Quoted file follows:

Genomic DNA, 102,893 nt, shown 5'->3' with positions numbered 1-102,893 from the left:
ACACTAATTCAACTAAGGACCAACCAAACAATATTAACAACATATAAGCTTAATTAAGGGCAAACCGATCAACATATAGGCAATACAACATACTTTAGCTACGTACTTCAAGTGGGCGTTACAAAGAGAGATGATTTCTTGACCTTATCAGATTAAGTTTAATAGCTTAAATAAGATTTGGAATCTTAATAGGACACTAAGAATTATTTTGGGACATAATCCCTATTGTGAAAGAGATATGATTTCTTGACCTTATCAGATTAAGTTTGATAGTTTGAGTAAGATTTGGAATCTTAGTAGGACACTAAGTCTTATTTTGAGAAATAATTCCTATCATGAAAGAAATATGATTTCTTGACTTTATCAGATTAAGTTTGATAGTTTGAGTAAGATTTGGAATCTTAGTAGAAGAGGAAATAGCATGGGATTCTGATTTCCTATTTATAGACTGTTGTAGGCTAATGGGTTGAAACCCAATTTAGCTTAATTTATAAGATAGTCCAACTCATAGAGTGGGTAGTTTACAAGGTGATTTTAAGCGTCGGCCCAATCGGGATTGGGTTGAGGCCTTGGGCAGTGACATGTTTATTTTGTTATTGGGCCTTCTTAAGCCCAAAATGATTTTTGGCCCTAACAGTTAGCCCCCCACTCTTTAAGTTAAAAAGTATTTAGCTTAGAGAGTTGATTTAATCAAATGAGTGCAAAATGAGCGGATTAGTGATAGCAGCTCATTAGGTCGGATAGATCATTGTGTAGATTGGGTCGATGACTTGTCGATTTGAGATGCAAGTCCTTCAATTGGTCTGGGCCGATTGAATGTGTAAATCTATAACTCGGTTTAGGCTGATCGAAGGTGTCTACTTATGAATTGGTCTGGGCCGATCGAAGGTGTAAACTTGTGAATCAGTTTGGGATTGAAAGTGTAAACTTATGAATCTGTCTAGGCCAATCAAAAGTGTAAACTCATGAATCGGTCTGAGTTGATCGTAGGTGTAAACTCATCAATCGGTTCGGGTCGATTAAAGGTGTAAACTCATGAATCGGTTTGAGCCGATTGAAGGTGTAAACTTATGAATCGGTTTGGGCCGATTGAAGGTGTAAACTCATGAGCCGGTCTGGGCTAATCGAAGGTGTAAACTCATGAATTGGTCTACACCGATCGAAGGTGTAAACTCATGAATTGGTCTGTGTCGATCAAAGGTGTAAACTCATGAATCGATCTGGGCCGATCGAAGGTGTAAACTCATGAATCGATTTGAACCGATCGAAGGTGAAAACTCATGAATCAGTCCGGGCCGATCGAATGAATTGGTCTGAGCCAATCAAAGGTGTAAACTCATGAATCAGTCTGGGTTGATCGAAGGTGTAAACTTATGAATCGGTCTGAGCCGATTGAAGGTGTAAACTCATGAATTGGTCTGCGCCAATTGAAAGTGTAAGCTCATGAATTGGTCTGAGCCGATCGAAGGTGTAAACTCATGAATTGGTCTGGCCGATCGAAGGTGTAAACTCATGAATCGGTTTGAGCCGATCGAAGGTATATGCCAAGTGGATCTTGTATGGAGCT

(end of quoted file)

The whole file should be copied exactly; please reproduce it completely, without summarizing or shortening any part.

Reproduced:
Genomic DNA, 102,893 nt, shown 5'->3' with positions numbered 1-102,893 from the left:
ACACTAATTCAACTAAGGACCAACCAAACAATATTAACAACATATAAGCTTAATTAAGGGCAAACCGATCAACATATAGGCAATACAACATACTTTAGCTACGTACTTCAAGTGGGCGTTACAAAGAGAGATGATTTCTTGACCTTATCAGATTAAGTTTAATAGCTTAAATAAGATTTGGAATCTTAATAGGACACTAAGAATTATTTTGGGACATAATCCCTATTGTGAAAGAGATATGATTTCTTGACCTTATCAGATTAAGTTTGATAGTTTGAGTAAGATTTGGAATCTTAGTAGGACACTAAGTCTTATTTTGAGAAATAATTCCTATCATGAAAGAAATATGATTTCTTGACTTTATCAGATTAAGTTTGATAGTTTGAGTAAGATTTGGAATCTTAGTAGAAGAGGAAATAGCATGGGATTCTGATTTCCTATTTATAGACTGTTGTAGGCTAATGGGTTGAAACCCAATTTAGCTTAATTTATAAGATAGTCCAACTCATAGAGTGGGTAGTTTACAAGGTGATTTTAAGCGTCGGCCCAATCGGGATTGGGTTGAGGCCTTGGGCAGTGACATGTTTATTTTGTTATTGGGCCTTCTTAAGCCCAAAATGATTTTTGGCCCTAACAGTTAGCCCCCCACTCTTTAAGTTAAAAAGTATTTAGCTTAGAGAGTTGATTTAATCAAATGAGTGCAAAATGAGCGGATTAGTGATAGCAGCTCATTAGGTCGGATAGATCATTGTGTAGATTGGGTCGATGACTTGTCGATTTGAGATGCAAGTCCTTCAATTGGTCTGGGCCGATTGAATGTGTAAATCTATAACTCGGTTTAGGCTGATCGAAGGTGTCTACTTATGAATTGGTCTGGGCCGATCGAAGGTGTAAACTTGTGAATCAGTTTGGGATTGAAAGTGTAAACTTATGAATCTGTCTAGGCCAATCAAAAGTGTAAACTCATGAATCGGTCTGAGTTGATCGTAGGTGTAAACTCATCAATCGGTTCGGGTCGATTAAAGGTGTAAACTCATGAATCGGTTTGAGCCGATTGAAGGTGTAAACTTATGAATCGGTTTGGGCCGATTGAAGGTGTAAACTCATGAGCCGGTCTGGGCTAATCGAAGGTGTAAACTCATGAATTGGTCTACACCGATCGAAGGTGTAAACTCATGAATTGGTCTGTGTCGATCAAAGGTGTAAACTCATGAATCGATCTGGGCCGATCGAAGGTGTAAACTCATGAATCGATTTGAACCGATCGAAGGTGAAAACTCATGAATCAGTCCGGGCCGATCGAATGAATTGGTCTGAGCCAATCAAAGGTGTAAACTCATGAATCAGTCTGGGTTGATCGAAGGTGTAAACTTATGAATCGGTCTGAGCCGATTGAAGGTGTAAACTCATGAATTGGTCTGCGCCAATTGAAAGTGTAAGCTCATGAATTGGTCTGAGCCGATCGAAGGTGTAAACTCATGAATTGGTCTGGCCGATCGAAGGTGTAAACTCATGAATCGGTTTGAGCCGATCGAAGGTATATGCCAAGTGGATCTTGTATGGAGCT